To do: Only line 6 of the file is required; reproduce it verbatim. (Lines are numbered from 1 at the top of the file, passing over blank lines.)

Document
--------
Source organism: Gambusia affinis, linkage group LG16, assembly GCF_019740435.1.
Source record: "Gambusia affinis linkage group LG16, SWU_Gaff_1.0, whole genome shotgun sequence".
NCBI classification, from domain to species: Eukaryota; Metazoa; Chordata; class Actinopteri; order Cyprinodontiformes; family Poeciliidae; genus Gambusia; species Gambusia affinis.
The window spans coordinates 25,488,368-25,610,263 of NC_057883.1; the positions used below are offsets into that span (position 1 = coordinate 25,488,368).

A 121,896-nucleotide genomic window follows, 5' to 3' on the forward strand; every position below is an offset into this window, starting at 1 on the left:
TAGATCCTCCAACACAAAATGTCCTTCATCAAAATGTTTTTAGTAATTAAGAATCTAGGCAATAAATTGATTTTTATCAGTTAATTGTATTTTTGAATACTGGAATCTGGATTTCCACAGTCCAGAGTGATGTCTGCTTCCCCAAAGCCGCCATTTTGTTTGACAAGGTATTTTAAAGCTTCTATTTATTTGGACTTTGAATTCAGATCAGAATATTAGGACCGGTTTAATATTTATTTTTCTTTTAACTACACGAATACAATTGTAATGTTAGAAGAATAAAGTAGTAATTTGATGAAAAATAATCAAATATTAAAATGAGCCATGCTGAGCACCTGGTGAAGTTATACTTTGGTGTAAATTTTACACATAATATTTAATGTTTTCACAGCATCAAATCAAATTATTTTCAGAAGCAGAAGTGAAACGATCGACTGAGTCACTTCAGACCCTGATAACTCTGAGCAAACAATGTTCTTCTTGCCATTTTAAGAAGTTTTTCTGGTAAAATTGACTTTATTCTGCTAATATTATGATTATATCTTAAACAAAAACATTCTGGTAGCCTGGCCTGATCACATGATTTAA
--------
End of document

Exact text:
TAGATCCTCCAACACAAAATGTCCTTCATCAAAATGTTTTTAGTAATTAAGAATCTAGGCAATAAATTGATTTTTATCAGTTAATTGTATTTTTGAATACTGGAATCTGGATTTCCACAGTCCAGAGTGATGTCTGCTTCCCCAAAGCCGCCATTTTGTTTGACAAGGTATTTTAAAGCTTCTATTTATTTGGACTTTGAATTCAGATCAGAATATTAGGACCGGTTTAATATTTATTTTTCTTTTAACTACACGAATACAATTGTAATGTTAGAAGAATAAAGTAGTAATTTGATGAAAAATAATCAAATATTAAAATGAGCCATGCTGAGCACCTGGTGAAGTTATACTTTGGTGTAAATTTTACACATAATATTTAATGTTTTCACAGCATCAAATCAAATTATTTTCAGAAGCAGAAGTGAAACGATCGACTGAGTCACTTCAGACCCTGATAACTCTGAGCAAACAATGTTCTTCTTGCCATTTTAAGAAGTTTTTCTGGTAAAATTGACTTTATTCTGCTAATATTATGATTATATCTTAAACAAAAACATTCTGGTAGCCTGGCCTGATCACATGATTTAA